At yearend, Icahn was encountering difficulties in gaining the financial backing necessary to complete the acquisition, leading the unions to agree to modifications of the original accords. Reportedly, the combined cut in compensation resulting from the settlements amounted to 23 percent for employees represented by the Air Line Pilots and 17 percent for those represented by the Machinists.

The Flight Attendants did not settle with TWA in 1985. Instead, it continued bargaining into 1986. Talks became increasingly, difficult, with the union contending that TWA was seeking larger cuts in compensation than those accepted by the other unions. Finally, the union struck in March, but as time passed, the stoppage became less and less effective, leading to the union members' decision to end the strike.

Illinois State workers; firefighters accords

About 40,000 employees of the State of Illinois were covered by a 3-year contract negotiated by the State, County and Municipal Employees. The agreement, effective July 1, provides for general wage increases of 4 percent on October 1, 1986, 4.5 percent on July 1, 1987, and 5 percent on July 1, 1988. Employees at the top of their rate range--about half of those in the unit--received an additional 2-percent increase on July 1, 1986. The State also agreed to provide $4 million for special pay increases to employees the parties agree are underpaid.

The accord, which covered workers in a variety of State agencies, also provides for negotiations on the impact on employees of the closing of any facilities; a new State-financed dental plan; and reduced deductibles and copayments for workers who use preferred provider medical care organizations.

Also in Illinois, 4,500 Chicago firefighters were covered by a 3-year arbitration award. Martin O. Holland, President of Local 2 of the International Association of Fire Fighters, said the award "was worth the wait," while Carl S. Tomnberg, the city's counsel for the negotiations, said the award gives back "operational control of the fire department to the city." The parties' contract expired on December 31, 1983, and the arbitration period was concluded in March 1986, when arbitrator Irwin M. Lieberman issued his findings.

The union won its demand for five person staffing of fire companies, but the city won the right to 15 staffing variances per day, meaning that 15 companies can be comprised of four firefighters.

Other terms included, a reduction in the workweek to an average of 44.8 hours, from 46.7; 12 paid furlough days (formerly 10); 13 paid holidays (formerly 12); $15,000 city-financed life insurance (formerly $5,000); and elimination of the annual clothing allowance, with the city now required to open a commissary to provide uniforms and work clothes and to give each employee $50 a year for maintenance.

The settlement was financed by a $45.4 million a year increase in property taxes voted by the city council, which also appropriated $500,000 to aid employees who retired or became disabled during the arbitration period or to aid the survivors of firefighters who died.

Oscar Mayer plant shutdown averted

A shutdown of Oscar Mayer Food Corp.'s hog slaughtering plant in Perry, IA, was averted when employees approved a new 3-year contract. Included was a company guarantee that it will not shut down the facility for 18 months and will give a 90-day notice of any intention to shut down. The workers had turned down an earlier offer because it did not include these provisions.

The accord also raised the base pay rate to $9 an hour, from $8.69, effective immediately, and to $9.10 in April 1987. According to a company official, the new rates will be among the highest in the slaughtering industry.

UAW ends strike at Champion Spark Plugs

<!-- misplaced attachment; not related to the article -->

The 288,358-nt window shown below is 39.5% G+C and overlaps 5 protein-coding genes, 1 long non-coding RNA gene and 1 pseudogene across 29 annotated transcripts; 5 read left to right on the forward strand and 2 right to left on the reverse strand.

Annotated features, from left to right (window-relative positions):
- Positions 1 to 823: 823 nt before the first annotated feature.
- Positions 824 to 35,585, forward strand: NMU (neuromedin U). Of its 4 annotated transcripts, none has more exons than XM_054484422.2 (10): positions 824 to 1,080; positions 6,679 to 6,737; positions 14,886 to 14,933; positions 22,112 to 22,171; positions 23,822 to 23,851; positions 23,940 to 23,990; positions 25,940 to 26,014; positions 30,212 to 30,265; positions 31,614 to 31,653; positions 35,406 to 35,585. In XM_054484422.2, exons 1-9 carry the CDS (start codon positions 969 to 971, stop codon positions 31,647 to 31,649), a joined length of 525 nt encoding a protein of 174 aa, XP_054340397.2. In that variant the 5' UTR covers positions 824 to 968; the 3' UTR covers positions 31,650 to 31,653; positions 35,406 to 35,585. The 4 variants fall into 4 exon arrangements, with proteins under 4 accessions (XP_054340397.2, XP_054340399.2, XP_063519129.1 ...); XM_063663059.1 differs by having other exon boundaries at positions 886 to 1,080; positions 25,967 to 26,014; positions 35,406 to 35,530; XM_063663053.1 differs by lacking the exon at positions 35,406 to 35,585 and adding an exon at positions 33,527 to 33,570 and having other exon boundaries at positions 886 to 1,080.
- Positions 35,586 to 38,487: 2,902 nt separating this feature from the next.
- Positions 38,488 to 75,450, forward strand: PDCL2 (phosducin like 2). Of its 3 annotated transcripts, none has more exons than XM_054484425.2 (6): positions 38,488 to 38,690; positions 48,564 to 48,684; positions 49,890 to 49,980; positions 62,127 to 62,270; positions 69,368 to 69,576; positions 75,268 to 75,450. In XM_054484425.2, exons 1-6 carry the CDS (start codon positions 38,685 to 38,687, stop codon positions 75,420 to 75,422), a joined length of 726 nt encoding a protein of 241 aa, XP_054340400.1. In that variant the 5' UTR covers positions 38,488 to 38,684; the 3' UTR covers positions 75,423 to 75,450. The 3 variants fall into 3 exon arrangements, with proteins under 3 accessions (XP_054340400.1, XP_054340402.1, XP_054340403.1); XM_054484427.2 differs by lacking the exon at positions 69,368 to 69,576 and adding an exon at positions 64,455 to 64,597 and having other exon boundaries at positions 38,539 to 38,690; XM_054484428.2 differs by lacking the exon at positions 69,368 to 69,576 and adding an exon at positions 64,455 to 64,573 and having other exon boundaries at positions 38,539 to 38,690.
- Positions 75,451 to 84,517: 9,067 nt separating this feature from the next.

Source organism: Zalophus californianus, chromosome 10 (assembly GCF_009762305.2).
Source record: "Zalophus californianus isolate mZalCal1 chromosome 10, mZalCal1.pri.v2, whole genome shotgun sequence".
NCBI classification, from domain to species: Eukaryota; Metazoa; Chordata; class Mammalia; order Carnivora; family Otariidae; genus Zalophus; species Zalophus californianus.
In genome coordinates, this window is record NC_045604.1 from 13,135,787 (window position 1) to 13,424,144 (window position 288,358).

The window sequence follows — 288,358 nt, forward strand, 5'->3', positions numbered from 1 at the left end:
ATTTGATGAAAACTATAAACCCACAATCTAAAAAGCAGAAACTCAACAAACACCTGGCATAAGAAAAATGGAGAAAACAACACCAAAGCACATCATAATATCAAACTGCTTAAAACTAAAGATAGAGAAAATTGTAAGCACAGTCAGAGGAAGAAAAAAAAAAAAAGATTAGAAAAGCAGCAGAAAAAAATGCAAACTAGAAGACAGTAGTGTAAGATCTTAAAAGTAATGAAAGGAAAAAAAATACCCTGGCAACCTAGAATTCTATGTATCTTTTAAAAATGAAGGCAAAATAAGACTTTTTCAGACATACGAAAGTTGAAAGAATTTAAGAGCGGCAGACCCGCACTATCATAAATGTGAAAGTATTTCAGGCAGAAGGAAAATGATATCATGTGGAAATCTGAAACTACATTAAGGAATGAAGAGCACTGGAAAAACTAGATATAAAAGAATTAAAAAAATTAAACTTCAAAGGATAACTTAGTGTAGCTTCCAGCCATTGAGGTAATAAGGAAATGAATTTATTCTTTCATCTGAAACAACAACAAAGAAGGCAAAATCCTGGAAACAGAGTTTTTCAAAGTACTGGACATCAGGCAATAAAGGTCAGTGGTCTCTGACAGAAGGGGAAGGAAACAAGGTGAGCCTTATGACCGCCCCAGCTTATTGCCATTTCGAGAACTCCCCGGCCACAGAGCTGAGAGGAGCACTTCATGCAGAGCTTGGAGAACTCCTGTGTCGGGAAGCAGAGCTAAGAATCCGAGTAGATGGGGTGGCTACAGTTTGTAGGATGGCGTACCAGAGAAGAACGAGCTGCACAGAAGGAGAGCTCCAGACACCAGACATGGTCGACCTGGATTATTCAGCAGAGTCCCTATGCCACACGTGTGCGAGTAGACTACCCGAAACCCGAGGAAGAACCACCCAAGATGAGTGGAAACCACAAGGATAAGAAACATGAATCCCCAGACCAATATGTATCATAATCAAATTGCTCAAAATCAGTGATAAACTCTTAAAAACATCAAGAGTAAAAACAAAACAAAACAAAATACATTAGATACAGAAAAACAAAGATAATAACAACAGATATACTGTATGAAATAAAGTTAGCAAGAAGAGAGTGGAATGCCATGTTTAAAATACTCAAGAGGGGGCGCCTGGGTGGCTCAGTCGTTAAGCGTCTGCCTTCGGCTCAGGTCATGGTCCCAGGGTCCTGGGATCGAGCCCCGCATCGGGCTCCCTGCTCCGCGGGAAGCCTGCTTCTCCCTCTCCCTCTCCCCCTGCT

In the automobile parts industry, Champion Spark Plug Co. and the Auto Workers settled, ending a 10-week strike. The settlement covered 2,400 active and 600 laid-off workers at two plants in Ohio and one each in Michigan, Iowa, and Ontario, Canada.

The workers will receive $500 lump-sum payments in the first and second years and a 2.25-percent wage increase in the final year. The cost-of-living clause was continued, but 3 cents an hour will be diverted from each resulting quarterly pay adjustment.

The contract, running to February 1, 1989, also provided for benefit changes: adoption of health care cost containment requirements such as precertification for hospital admissions and second opinions on surgery; increased life insurance for retirees; a pension rate of $22.50 a month (was $18.95) for each year of credited service, a $1,205 a month pension (was $935) for employees retiring under the 30-year-and-out provision, and two payments of up to $200 each for current retirees.

UAW settle at former Bendix plants

The Auto Workers and Allied Corp. settled for 4,800 workers at former Bendix Corp. plants that were acquired by Allied in 1983. The plants, located in Michigan, Indiana, New Jersey, New York, and California, produce parts for the automobile, truck, aerospace, and shipbuilding industries.

The 3-year contract, scheduled to expire on May 3, 1989, does nto provide for specified wage increases but the employees will receive $700 lump-sum payments in May of each year. The cost-of-living provision was continued, subjet to a 2-cent-an-hour diversion from each of the first eight possible quarterly adjustments. There will be no diversion from the last three possible adjustments, which will be accrued and paid in lump sums at the end of the 3-month periods, rather than being paid immediately in regular weekly pay checks.

In other changes, the pension rate was increased to $20.50 a month for each year of credited service (from $18.45), and the 30-and-out pension was increased to $1,100 a month (from $935).
COPYRIGHT 1986 U.S. Bureau of Labor Statistics
No portion of this article can be reproduced without the express written permission from the copyright holder.
Copyright 1986 Gale, Cengage Learning. All rights reserved.

Article Details
Printer friendly Cite/link Email Feedback
Title Annotation:finance and labor relations
Publication:Monthly Labor Review
Date:Jul 1, 1986
Words:1996
Previous Article:High court backs laid-off white teachers.
Next Article:The economics of unemployment: a comparative analysis of Britain and the United States.
Topics:


Related Articles
Airline union concessions in the wake of deregulation.
Airline deregulation and labor relations.
Paradise tossed; how a chance to save American capitalism was sabotaged at Eastern.
Nonstriking employees given job preference.
Eastern Air Lines.
Airline update.
United Airline accord.
Dunlop Commission reports.
Company Watch - Northwest Airlines.

Terms of use | Copyright © 2016 Farlex, Inc. | Feedback | For webmasters